TWELFTH NIGHT. Belgrade Theatre, Coventry.
Bob Eaton is directing Shakespeare's Twelfth Night for the third time. On this occasion, his thoughts have turned to a correlation between the anarchic elements of the comedy and sixties Britain, when authority was being challenged and society was breaking out of the strait-jacket of long accepted structures and conventions.
He sets his production in 1968, and with Greg Palmer has created original music in the style of bands such as The Birds and the later Beatles when their work was less pop, but more folk and blues inspired.
"Music and love were going to change the world,then", says Eaton, "and the play is a celebration of misrule, a 'feast of fools' in which everything has been turned on its head. The 'fools' are in charge to sort things out, just as the sixties blew a current of fresh air through the stuffiness of society. Of course, there were all those Malvolios waiting in the wings to have revenge on us, but we didn't know that,then".
Order is restored, at the end of the play. "The hierarchy of society has been preserved, but new elements have been drawn into it", explains Eaton. "The free-wheeling spirits of Viola and Sebastian, who come from a virtually unknown background, and who move easily through all strata of society, bring a leavening quality with them", he says, while he sees the relationship of Orsino (Duke as in Ellington rather than Westminster) and Olivia as the slightly uneasy relationship between new money and old.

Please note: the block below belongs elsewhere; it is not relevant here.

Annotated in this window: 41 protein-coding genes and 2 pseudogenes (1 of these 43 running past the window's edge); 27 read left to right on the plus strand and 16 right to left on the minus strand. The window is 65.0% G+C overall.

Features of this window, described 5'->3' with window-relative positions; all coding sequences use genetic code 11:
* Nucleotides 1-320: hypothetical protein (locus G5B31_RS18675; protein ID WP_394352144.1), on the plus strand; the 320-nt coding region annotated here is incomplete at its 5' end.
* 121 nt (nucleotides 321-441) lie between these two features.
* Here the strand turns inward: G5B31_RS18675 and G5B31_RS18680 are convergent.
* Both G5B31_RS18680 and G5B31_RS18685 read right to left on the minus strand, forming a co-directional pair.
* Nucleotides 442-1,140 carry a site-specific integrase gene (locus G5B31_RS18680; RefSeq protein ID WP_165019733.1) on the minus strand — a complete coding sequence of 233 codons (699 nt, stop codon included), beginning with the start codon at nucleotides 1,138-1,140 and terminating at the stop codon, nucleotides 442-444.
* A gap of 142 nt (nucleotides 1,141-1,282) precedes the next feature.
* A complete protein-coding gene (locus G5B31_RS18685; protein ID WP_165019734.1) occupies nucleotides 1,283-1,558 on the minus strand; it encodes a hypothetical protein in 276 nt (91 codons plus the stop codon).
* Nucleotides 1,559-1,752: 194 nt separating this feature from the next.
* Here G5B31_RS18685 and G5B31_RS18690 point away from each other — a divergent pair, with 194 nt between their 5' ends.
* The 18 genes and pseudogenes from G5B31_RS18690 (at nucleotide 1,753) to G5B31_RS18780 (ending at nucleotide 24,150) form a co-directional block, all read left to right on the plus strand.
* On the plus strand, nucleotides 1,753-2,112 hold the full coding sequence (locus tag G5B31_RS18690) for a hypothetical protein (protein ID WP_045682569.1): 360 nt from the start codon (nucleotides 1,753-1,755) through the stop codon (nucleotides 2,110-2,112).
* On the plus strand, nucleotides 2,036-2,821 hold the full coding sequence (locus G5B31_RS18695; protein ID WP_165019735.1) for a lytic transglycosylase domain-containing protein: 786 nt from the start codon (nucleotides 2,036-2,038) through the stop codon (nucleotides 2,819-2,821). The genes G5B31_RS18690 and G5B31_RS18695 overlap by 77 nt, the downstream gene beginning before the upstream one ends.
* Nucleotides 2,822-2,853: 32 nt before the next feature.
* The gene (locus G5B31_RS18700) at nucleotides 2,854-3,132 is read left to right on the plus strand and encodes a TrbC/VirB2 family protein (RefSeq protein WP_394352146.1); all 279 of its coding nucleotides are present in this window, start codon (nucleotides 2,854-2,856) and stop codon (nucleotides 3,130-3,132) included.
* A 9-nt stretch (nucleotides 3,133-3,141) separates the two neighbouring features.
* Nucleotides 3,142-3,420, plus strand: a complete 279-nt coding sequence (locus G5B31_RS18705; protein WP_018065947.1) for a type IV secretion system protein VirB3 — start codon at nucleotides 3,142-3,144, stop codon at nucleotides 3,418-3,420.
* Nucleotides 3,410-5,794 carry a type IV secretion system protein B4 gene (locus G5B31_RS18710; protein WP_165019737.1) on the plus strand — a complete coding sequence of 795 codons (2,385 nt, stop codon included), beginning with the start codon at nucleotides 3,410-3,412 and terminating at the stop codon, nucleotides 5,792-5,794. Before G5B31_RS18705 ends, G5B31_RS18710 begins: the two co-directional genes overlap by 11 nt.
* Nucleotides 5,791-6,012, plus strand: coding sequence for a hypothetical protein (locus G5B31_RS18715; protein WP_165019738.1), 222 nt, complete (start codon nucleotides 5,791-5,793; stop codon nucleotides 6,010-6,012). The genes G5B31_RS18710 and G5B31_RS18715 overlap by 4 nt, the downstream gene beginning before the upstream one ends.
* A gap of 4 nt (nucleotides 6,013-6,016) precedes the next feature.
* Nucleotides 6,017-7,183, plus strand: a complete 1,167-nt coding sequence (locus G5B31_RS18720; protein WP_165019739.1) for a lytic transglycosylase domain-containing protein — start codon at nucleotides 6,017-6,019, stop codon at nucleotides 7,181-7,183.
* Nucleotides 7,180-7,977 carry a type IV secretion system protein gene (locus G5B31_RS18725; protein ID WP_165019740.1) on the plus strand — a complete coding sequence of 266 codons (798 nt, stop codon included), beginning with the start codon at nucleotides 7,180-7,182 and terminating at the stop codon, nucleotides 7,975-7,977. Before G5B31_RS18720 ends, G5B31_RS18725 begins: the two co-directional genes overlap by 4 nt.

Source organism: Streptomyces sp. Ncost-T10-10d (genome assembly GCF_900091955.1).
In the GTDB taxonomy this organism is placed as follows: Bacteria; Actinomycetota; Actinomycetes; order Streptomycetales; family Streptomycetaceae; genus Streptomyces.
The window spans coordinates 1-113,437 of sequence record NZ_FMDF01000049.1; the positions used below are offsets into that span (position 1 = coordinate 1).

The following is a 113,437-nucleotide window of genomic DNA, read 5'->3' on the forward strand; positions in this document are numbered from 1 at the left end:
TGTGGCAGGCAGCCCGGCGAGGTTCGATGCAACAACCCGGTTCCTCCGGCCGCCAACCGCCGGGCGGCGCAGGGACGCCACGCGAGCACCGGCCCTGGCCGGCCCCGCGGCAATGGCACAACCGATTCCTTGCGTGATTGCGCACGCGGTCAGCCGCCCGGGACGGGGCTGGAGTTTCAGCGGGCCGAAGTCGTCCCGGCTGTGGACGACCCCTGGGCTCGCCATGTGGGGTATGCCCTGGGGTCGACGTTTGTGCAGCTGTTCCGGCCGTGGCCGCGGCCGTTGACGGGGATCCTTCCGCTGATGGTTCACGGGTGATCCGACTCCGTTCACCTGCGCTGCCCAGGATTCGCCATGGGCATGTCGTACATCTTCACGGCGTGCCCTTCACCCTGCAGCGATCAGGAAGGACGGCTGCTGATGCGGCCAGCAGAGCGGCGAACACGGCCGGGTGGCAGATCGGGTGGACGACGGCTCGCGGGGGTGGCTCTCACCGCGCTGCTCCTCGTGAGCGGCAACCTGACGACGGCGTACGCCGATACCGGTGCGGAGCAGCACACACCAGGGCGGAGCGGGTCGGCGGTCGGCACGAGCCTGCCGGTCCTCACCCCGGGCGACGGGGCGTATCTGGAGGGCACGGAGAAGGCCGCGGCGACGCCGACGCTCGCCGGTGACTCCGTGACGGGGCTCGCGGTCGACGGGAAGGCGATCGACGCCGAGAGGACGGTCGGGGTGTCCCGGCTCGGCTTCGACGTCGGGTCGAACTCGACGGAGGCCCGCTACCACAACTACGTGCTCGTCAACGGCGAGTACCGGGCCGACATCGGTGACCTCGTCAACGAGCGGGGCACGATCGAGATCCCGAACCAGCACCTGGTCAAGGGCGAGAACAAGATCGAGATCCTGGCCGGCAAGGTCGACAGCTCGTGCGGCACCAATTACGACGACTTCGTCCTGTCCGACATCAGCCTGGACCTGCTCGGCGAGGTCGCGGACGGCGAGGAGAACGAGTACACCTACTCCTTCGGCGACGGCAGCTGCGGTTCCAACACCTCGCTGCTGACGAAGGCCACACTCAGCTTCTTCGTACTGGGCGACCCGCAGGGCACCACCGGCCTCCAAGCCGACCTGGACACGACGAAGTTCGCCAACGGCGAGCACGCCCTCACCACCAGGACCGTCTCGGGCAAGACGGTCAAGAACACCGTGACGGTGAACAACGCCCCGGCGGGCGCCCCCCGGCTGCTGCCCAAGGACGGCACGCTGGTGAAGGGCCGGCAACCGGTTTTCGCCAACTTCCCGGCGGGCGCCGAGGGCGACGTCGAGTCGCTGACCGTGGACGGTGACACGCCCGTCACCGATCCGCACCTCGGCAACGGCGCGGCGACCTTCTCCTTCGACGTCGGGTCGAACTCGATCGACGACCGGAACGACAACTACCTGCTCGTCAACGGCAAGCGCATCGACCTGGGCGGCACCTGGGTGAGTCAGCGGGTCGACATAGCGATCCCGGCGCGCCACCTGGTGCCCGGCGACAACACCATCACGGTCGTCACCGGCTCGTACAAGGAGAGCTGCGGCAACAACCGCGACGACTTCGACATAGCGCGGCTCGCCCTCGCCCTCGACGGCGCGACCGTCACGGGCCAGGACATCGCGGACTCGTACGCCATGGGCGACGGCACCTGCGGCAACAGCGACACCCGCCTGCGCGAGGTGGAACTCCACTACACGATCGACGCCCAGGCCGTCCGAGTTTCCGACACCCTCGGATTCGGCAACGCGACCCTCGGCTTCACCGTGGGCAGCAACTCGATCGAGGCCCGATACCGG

"This wealthy rock star has bought the neighbouring estate, but a girl of Olivia's background is never going to marry him. However, in the end, she accepts him into her circle, just as our Establishment has drawn popular 'names' into its orbit, bolstering its power."
But the play is about individuals as much as society, and for Eaton the most powerful moment of the play is when the twins suddenly see each other again, after the destruction of the storm and deep grief for each other's loss.
"It's a moment of great healing", says Eaton, "comparable to the moment when the statue moves in The Winter's Tale. All are affected by this seeming miracle - all that is but Malvolio. He remains outside the charmed circle, the bit of grit which will later become the irritant for new strife".
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